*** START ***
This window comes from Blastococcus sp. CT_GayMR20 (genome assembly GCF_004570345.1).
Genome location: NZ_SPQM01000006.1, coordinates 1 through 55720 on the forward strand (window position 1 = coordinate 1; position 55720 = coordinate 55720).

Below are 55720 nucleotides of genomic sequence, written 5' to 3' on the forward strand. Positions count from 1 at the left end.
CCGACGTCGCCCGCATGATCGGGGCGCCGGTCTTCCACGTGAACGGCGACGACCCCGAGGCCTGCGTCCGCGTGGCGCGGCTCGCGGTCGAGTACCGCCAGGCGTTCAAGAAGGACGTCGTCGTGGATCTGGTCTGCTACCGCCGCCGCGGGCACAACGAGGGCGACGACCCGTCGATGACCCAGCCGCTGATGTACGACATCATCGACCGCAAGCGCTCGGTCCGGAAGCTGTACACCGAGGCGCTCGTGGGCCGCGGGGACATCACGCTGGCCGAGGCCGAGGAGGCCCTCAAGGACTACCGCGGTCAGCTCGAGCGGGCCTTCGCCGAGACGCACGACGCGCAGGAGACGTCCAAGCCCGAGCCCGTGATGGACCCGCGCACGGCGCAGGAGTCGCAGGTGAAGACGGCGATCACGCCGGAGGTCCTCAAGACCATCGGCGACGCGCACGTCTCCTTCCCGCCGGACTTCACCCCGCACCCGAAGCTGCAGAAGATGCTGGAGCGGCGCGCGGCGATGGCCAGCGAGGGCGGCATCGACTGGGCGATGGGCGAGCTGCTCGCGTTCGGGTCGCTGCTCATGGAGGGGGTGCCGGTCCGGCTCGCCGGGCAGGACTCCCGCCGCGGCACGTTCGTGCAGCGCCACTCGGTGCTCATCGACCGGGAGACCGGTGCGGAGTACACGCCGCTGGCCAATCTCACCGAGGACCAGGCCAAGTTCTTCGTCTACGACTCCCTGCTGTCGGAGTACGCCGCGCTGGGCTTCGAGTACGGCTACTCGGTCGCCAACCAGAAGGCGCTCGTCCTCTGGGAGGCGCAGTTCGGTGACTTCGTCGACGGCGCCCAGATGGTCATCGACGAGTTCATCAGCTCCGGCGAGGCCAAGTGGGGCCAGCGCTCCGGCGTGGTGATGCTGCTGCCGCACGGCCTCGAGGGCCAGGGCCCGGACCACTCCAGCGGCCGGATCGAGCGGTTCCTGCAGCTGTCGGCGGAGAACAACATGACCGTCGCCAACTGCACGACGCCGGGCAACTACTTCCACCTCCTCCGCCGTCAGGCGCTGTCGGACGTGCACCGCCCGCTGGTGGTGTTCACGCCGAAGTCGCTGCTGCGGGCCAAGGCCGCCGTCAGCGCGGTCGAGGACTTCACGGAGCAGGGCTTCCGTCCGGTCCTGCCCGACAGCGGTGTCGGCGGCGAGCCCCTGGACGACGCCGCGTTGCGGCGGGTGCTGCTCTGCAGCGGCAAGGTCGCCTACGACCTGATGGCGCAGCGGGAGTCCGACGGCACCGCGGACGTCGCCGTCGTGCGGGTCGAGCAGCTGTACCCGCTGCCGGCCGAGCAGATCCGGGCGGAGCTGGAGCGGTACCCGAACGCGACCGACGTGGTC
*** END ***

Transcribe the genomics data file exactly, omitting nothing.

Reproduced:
This window comes from Blastococcus sp. CT_GayMR20 (genome assembly GCF_004570345.1).
Genome location: NZ_SPQM01000006.1, coordinates 1 through 55720 on the forward strand (window position 1 = coordinate 1; position 55720 = coordinate 55720).

Below are 55720 nucleotides of genomic sequence, written 5' to 3' on the forward strand. Positions count from 1 at the left end.
CCGACGTCGCCCGCATGATCGGGGCGCCGGTCTTCCACGTGAACGGCGACGACCCCGAGGCCTGCGTCCGCGTGGCGCGGCTCGCGGTCGAGTACCGCCAGGCGTTCAAGAAGGACGTCGTCGTGGATCTGGTCTGCTACCGCCGCCGCGGGCACAACGAGGGCGACGACCCGTCGATGACCCAGCCGCTGATGTACGACATCATCGACCGCAAGCGCTCGGTCCGGAAGCTGTACACCGAGGCGCTCGTGGGCCGCGGGGACATCACGCTGGCCGAGGCCGAGGAGGCCCTCAAGGACTACCGCGGTCAGCTCGAGCGGGCCTTCGCCGAGACGCACGACGCGCAGGAGACGTCCAAGCCCGAGCCCGTGATGGACCCGCGCACGGCGCAGGAGTCGCAGGTGAAGACGGCGATCACGCCGGAGGTCCTCAAGACCATCGGCGACGCGCACGTCTCCTTCCCGCCGGACTTCACCCCGCACCCGAAGCTGCAGAAGATGCTGGAGCGGCGCGCGGCGATGGCCAGCGAGGGCGGCATCGACTGGGCGATGGGCGAGCTGCTCGCGTTCGGGTCGCTGCTCATGGAGGGGGTGCCGGTCCGGCTCGCCGGGCAGGACTCCCGCCGCGGCACGTTCGTGCAGCGCCACTCGGTGCTCATCGACCGGGAGACCGGTGCGGAGTACACGCCGCTGGCCAATCTCACCGAGGACCAGGCCAAGTTCTTCGTCTACGACTCCCTGCTGTCGGAGTACGCCGCGCTGGGCTTCGAGTACGGCTACTCGGTCGCCAACCAGAAGGCGCTCGTCCTCTGGGAGGCGCAGTTCGGTGACTTCGTCGACGGCGCCCAGATGGTCATCGACGAGTTCATCAGCTCCGGCGAGGCCAAGTGGGGCCAGCGCTCCGGCGTGGTGATGCTGCTGCCGCACGGCCTCGAGGGCCAGGGCCCGGACCACTCCAGCGGCCGGATCGAGCGGTTCCTGCAGCTGTCGGCGGAGAACAACATGACCGTCGCCAACTGCACGACGCCGGGCAACTACTTCCACCTCCTCCGCCGTCAGGCGCTGTCGGACGTGCACCGCCCGCTGGTGGTGTTCACGCCGAAGTCGCTGCTGCGGGCCAAGGCCGCCGTCAGCGCGGTCGAGGACTTCACGGAGCAGGGCTTCCGTCCGGTCCTGCCCGACAGCGGTGTCGGCGGCGAGCCCCTGGACGACGCCGCGTTGCGGCGGGTGCTGCTCTGCAGCGGCAAGGTCGCCTACGACCTGATGGCGCAGCGGGAGTCCGACGGCACCGCGGACGTCGCCGTCGTGCGGGTCGAGCAGCTGTACCCGCTGCCGGCCGAGCAGATCCGGGCGGAGCTGGAGCGGTACCCGAACGCGACCGACGTGGTC